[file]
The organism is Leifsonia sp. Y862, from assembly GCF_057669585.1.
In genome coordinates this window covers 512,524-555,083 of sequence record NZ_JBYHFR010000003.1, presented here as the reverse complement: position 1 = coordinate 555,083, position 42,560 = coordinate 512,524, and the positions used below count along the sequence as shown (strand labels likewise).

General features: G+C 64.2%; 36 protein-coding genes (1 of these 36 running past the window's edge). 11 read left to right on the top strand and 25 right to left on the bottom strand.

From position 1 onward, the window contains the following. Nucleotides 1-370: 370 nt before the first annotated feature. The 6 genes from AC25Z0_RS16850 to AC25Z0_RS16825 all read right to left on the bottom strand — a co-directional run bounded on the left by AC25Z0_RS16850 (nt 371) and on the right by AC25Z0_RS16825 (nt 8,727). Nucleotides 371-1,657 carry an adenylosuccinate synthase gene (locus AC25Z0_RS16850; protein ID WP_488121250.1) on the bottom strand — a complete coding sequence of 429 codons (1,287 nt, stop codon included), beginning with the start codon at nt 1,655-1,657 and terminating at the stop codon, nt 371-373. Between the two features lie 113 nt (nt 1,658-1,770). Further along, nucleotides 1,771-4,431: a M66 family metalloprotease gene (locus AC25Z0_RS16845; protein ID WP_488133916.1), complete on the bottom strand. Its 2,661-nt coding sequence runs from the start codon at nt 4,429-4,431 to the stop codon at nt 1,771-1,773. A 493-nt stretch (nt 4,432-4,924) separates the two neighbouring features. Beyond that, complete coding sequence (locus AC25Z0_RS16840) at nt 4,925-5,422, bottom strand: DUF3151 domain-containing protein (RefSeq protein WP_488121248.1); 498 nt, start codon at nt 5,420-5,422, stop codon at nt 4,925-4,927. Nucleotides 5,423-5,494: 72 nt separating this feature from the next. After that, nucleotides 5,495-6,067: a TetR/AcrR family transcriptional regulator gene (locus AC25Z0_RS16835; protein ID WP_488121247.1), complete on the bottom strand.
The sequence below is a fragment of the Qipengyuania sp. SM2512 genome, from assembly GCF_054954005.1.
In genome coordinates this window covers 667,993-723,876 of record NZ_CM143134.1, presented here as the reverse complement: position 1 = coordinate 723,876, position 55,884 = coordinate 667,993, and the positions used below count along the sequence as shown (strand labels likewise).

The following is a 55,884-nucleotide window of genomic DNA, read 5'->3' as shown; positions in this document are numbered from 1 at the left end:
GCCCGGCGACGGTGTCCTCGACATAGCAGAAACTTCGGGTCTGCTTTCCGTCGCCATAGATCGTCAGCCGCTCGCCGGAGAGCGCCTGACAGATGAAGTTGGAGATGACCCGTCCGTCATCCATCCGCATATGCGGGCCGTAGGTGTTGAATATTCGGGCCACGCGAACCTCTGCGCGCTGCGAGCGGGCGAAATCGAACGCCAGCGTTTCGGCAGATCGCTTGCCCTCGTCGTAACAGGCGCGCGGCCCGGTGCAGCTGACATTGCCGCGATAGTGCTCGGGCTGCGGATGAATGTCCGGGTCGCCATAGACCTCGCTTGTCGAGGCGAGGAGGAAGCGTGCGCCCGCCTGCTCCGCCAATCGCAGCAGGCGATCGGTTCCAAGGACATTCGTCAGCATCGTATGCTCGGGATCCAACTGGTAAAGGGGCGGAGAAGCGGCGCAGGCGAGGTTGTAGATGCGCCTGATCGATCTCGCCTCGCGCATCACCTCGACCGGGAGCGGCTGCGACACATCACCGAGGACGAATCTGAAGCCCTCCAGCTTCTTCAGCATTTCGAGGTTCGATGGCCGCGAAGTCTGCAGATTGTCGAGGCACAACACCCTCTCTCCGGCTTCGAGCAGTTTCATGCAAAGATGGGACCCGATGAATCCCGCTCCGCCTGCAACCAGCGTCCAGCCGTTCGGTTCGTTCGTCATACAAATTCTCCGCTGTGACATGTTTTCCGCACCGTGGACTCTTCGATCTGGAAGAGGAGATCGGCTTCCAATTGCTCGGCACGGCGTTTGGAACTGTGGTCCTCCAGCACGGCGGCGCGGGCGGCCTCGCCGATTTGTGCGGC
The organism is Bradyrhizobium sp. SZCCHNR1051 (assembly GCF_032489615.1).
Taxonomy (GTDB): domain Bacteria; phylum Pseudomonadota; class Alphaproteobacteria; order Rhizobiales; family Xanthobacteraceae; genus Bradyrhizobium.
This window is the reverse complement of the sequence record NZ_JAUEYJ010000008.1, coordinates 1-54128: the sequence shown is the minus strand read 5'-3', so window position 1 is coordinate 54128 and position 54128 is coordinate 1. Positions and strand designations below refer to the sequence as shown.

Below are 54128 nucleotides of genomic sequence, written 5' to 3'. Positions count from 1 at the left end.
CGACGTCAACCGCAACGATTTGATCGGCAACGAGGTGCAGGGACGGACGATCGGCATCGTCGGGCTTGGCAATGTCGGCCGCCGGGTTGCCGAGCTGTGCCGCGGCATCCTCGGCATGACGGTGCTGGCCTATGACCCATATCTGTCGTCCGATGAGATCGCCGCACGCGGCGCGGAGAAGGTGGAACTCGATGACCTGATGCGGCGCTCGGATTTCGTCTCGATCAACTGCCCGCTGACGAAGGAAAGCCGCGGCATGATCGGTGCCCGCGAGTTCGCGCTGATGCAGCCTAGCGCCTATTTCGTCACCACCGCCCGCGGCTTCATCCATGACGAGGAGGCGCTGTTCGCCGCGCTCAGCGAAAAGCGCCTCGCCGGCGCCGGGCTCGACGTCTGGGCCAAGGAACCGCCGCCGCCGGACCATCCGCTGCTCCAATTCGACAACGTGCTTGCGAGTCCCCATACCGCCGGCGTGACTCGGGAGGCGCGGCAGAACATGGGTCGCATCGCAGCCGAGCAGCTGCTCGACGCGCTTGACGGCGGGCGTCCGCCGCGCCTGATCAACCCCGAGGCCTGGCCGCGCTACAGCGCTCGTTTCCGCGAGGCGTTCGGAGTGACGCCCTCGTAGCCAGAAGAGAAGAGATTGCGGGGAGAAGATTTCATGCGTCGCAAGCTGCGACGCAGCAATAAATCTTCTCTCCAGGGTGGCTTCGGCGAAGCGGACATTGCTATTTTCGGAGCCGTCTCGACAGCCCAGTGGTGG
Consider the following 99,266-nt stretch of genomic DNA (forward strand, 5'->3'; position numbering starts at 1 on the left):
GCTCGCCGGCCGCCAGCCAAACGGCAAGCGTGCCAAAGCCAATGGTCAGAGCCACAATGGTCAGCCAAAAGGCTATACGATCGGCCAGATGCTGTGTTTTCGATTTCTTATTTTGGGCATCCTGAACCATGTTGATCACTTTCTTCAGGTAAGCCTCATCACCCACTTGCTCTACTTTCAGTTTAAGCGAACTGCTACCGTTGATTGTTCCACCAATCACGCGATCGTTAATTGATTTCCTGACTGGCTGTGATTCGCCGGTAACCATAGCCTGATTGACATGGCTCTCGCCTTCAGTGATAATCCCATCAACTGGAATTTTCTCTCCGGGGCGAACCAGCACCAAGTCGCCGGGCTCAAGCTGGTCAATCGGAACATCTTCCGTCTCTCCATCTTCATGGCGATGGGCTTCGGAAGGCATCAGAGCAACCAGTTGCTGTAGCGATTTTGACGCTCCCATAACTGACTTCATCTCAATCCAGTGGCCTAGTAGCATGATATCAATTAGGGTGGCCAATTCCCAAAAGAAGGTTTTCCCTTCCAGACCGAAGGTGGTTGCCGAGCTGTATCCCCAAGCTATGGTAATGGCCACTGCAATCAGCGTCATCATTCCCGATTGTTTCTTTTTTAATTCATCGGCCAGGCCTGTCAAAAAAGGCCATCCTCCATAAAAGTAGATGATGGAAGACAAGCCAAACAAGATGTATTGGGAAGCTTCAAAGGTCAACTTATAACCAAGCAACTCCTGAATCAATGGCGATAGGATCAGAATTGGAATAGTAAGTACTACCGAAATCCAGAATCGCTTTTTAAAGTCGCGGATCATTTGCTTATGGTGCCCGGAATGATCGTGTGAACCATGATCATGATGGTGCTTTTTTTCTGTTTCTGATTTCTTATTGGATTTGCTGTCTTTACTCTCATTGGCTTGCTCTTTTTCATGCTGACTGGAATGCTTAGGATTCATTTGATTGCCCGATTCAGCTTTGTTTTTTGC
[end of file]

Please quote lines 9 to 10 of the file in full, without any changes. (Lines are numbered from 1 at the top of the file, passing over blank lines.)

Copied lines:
The organism is Bradyrhizobium sp. SZCCHNR1051 (assembly GCF_032489615.1).
Taxonomy (GTDB): domain Bacteria; phylum Pseudomonadota; class Alphaproteobacteria; order Rhizobiales; family Xanthobacteraceae; genus Bradyrhizobium.